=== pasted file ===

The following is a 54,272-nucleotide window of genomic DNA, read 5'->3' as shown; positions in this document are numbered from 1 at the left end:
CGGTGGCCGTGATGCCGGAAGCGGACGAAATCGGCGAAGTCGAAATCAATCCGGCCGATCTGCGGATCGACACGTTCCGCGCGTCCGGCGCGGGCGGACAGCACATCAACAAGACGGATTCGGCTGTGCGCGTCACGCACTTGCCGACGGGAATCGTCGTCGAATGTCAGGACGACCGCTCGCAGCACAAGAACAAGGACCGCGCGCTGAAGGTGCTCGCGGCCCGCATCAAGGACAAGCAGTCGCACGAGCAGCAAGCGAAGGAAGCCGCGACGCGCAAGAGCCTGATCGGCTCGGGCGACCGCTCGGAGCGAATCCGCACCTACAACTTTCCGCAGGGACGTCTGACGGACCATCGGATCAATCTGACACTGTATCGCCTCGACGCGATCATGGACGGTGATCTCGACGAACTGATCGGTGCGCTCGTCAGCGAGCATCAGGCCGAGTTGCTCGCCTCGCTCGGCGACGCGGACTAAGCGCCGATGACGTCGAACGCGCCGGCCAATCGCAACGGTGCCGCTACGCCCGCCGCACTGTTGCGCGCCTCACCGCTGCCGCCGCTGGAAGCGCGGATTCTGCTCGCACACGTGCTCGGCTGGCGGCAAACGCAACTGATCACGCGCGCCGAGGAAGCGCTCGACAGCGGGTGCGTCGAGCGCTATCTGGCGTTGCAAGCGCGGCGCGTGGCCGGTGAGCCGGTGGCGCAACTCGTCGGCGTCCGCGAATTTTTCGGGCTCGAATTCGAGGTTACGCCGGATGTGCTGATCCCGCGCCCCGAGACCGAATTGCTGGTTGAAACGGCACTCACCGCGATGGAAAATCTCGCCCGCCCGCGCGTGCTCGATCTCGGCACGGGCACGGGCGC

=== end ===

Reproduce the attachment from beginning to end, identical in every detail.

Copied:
The following is a 54,272-nucleotide window of genomic DNA, read 5'->3' as shown; positions in this document are numbered from 1 at the left end:
CGGTGGCCGTGATGCCGGAAGCGGACGAAATCGGCGAAGTCGAAATCAATCCGGCCGATCTGCGGATCGACACGTTCCGCGCGTCCGGCGCGGGCGGACAGCACATCAACAAGACGGATTCGGCTGTGCGCGTCACGCACTTGCCGACGGGAATCGTCGTCGAATGTCAGGACGACCGCTCGCAGCACAAGAACAAGGACCGCGCGCTGAAGGTGCTCGCGGCCCGCATCAAGGACAAGCAGTCGCACGAGCAGCAAGCGAAGGAAGCCGCGACGCGCAAGAGCCTGATCGGCTCGGGCGACCGCTCGGAGCGAATCCGCACCTACAACTTTCCGCAGGGACGTCTGACGGACCATCGGATCAATCTGACACTGTATCGCCTCGACGCGATCATGGACGGTGATCTCGACGAACTGATCGGTGCGCTCGTCAGCGAGCATCAGGCCGAGTTGCTCGCCTCGCTCGGCGACGCGGACTAAGCGCCGATGACGTCGAACGCGCCGGCCAATCGCAACGGTGCCGCTACGCCCGCCGCACTGTTGCGCGCCTCACCGCTGCCGCCGCTGGAAGCGCGGATTCTGCTCGCACACGTGCTCGGCTGGCGGCAAACGCAACTGATCACGCGCGCCGAGGAAGCGCTCGACAGCGGGTGCGTCGAGCGCTATCTGGCGTTGCAAGCGCGGCGCGTGGCCGGTGAGCCGGTGGCGCAACTCGTCGGCGTCCGCGAATTTTTCGGGCTCGAATTCGAGGTTACGCCGGATGTGCTGATCCCGCGCCCCGAGACCGAATTGCTGGTTGAAACGGCACTCACCGCGATGGAAAATCTCGCCCGCCCGCGCGTGCTCGATCTCGGCACGGGCACGGGCGC